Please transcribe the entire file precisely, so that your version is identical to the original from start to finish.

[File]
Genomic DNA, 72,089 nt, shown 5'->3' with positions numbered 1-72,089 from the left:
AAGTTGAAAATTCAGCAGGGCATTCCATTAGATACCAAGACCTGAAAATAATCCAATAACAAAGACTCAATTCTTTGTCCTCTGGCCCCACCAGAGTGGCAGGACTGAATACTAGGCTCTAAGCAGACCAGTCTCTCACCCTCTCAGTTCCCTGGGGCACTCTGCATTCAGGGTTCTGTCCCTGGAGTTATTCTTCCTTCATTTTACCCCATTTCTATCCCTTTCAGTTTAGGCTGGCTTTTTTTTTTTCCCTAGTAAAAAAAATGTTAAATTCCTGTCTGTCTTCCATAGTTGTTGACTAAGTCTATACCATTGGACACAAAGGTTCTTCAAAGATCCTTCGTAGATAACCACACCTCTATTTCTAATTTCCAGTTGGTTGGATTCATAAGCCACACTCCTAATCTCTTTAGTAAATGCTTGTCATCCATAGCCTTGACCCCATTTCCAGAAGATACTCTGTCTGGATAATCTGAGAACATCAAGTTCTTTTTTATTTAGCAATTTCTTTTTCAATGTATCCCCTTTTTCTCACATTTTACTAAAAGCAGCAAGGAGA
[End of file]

Genomic DNA, 72,089 nt, shown 5'->3' with positions numbered 1-72,089 from the left:
AAGTTGAAAATTCAGCAGGGCATTCCATTAGATACCAAGACCTGAAAATAATCCAATAACAAAGACTCAATTCTTTGTCCTCTGGCCCCACCAGAGTGGCAGGACTGAATACTAGGCTCTAAGCAGACCAGTCTCTCACCCTCTCAGTTCCCTGGGGCACTCTGCATTCAGGGTTCTGTCCCTGGAGTTATTCTTCCTTCATTTTACCCCATTTCTATCCCTTTCAGTTTAGGCTGGCTTTTTTTTTTTCCCTAGTAAAAAAAATGTTAAATTCCTGTCTGTCTTCCATAGTTGTTGACTAAGTCTATACCATTGGACACAAAGGTTCTTCAAAGATCCTTCGTAGATAACCACACCTCTATTTCTAATTTCCAGTTGGTTGGATTCATAAGCCACACTCCTAATCTCTTTAGTAAATGCTTGTCATCCATAGCCTTGACCCCATTTCCAGAAGATACTCTGTCTGGATAATCTGAGAACATCAAGTTCTTTTTTATTTAGCAATTTCTTTTTCAATGTATCCCCTTTTTCTCACATTTTACTAAAAGCAGCAAGGAGA